The Midlands Regional Hospital Mullingar and the HSE has apologised to the family of a 26-year-old Athlone woman who was kept on life support against her family’s wishes due to concerns over the Eighth Amendment almost five years ago.
Life support for Natasha Perie, who was a mother of two, was switched off on St Stephen’s day 2014, four weeks after she suffered a ruptured brain cyst.
The Ballykeeran woman was around 15 weeks’ pregnant at the time.
She was put on life support for four weeks until her family secured an order from the High Court to allow the life support to be switched off.
The court had heard that concern had been expressed over the implications of taking Natasha off the life support in light of the Eighth Amendment, which protected the life of the baby under the constitution.
Doctors had been concerned that taking her off life support could have breached the constitutional right to life of the unborn in the Eighth Amendment to the Constitution, which has since been repealed.
Mr. Justice Kevin Cross approved a settlement of €150,000 for Natasha’s daughter and said her mother had been kept alive due to an erroneous view that there was an obligation to do so pursuant to the Eighth Amendment.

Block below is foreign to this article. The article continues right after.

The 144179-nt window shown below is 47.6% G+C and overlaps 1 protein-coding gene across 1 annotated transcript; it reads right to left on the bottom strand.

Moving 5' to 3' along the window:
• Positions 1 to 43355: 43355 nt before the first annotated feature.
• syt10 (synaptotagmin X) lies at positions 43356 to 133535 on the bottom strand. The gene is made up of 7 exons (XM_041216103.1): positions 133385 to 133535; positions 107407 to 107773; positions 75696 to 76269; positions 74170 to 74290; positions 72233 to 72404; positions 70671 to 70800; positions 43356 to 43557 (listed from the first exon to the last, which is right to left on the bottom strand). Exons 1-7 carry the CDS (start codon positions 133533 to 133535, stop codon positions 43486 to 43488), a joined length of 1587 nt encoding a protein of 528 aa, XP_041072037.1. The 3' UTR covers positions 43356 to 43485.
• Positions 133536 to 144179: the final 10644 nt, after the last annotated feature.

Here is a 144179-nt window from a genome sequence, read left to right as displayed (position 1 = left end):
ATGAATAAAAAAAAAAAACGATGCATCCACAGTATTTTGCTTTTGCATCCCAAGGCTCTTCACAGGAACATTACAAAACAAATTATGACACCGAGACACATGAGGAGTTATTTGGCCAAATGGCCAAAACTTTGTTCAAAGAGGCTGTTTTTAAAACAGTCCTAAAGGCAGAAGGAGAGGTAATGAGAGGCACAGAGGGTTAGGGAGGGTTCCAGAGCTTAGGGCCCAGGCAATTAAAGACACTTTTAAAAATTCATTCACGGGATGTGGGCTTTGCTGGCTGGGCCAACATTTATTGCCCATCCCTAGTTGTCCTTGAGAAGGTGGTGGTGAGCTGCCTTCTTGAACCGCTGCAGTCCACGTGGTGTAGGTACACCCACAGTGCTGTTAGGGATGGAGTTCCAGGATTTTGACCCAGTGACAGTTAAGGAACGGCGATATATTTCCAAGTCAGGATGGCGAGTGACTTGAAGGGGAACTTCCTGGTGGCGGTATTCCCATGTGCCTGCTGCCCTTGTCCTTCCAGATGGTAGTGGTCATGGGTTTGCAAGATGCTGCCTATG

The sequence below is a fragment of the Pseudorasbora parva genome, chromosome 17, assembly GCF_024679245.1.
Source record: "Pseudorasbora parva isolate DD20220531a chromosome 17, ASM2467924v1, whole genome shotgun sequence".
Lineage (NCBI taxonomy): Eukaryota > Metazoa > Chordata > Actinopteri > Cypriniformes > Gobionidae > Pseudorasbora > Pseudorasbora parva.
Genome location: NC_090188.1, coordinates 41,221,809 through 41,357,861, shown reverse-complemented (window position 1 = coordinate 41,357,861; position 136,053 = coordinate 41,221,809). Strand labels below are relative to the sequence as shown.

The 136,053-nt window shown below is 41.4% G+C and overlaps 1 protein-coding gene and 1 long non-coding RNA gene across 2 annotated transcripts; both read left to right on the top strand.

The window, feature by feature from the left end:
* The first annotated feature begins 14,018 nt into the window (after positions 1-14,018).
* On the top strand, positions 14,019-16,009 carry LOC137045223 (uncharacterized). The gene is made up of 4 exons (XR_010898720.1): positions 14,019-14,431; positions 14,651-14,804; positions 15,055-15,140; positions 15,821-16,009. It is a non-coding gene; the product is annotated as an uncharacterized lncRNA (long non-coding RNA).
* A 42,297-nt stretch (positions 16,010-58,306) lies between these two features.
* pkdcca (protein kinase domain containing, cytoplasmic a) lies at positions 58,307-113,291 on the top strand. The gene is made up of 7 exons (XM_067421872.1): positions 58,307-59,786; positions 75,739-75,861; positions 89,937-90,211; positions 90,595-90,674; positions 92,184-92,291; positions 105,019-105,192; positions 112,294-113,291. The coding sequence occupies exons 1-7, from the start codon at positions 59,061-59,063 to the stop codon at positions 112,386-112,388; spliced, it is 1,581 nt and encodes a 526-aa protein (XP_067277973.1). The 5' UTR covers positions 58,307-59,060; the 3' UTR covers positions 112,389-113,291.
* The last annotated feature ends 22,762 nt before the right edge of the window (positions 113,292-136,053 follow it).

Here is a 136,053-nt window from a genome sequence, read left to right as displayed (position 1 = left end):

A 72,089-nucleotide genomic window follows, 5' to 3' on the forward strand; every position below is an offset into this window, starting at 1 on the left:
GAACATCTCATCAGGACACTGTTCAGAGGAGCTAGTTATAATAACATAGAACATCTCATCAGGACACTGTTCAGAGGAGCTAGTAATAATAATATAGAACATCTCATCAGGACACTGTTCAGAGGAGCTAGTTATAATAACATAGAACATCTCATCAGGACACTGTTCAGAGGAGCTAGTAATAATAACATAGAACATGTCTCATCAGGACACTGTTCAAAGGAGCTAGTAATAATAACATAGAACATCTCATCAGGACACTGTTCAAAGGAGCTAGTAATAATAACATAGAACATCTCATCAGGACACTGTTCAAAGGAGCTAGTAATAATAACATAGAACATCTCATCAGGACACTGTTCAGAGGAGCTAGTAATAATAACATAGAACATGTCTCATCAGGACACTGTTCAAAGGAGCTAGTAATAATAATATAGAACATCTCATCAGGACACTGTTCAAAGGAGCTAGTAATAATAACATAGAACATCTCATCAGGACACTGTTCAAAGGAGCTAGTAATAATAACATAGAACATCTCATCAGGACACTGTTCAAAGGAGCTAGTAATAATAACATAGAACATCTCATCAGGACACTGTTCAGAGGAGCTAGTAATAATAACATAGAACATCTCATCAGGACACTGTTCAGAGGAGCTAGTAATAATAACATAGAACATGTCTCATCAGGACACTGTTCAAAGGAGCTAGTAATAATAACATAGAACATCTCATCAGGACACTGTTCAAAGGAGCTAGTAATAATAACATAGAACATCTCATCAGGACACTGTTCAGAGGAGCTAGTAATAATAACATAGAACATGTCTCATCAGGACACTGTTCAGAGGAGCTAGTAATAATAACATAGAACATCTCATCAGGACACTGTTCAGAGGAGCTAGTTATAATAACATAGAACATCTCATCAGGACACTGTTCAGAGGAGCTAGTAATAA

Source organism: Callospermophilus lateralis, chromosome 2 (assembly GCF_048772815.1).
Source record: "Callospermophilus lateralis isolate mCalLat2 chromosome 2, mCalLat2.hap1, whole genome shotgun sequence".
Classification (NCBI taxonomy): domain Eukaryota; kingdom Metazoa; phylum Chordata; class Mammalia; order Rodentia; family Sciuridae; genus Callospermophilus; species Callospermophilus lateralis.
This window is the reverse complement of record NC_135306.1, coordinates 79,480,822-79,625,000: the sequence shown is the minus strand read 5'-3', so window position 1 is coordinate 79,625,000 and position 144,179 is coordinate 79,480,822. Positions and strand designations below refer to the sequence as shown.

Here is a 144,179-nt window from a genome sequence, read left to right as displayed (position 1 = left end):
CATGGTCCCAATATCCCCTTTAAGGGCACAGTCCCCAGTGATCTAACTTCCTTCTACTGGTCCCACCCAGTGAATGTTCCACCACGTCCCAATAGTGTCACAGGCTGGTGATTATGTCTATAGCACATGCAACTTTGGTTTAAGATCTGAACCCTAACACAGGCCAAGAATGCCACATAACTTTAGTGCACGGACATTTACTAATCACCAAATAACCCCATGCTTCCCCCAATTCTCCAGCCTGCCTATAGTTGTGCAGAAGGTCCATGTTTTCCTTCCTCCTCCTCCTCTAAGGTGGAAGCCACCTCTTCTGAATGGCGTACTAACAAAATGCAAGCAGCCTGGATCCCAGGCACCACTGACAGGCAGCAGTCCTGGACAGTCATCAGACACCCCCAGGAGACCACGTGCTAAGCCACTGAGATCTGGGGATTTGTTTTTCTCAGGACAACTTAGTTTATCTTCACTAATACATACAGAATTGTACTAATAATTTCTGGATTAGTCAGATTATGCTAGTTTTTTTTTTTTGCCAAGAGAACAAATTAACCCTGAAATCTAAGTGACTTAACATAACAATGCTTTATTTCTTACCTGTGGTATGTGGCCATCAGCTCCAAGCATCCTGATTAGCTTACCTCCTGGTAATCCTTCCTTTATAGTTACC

He said the defendants had been given advice to this effect, but it was incorrect advice. The judge said Ms Perie’s daughter had been through a terrible time.
In their claim, the Perie family said they were traumatised and distressed by Natasha’s death and the continuation of life support against their wishes.
The High Court heard today that Natasha’s now 11-year-old daughter had been brought to see her while she was on life support and had been deeply distressed by her mother’s death.
The judge said he hoped she would now be able to put the case behind her and have a concrete memory of her mother and extended his best wishes to her and to her family.